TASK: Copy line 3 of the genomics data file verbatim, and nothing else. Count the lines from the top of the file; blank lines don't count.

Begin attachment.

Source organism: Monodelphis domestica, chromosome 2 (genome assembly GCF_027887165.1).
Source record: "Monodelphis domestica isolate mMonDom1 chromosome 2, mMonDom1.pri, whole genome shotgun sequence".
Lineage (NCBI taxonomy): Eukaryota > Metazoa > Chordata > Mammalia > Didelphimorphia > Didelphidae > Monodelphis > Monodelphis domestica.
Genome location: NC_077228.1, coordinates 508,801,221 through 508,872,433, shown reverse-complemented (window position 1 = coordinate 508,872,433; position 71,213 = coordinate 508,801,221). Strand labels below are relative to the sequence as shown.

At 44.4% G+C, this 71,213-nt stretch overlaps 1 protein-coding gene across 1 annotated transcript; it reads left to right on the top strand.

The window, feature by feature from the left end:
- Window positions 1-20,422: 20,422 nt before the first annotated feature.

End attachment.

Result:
Lineage (NCBI taxonomy): Eukaryota > Metazoa > Chordata > Mammalia > Didelphimorphia > Didelphidae > Monodelphis > Monodelphis domestica.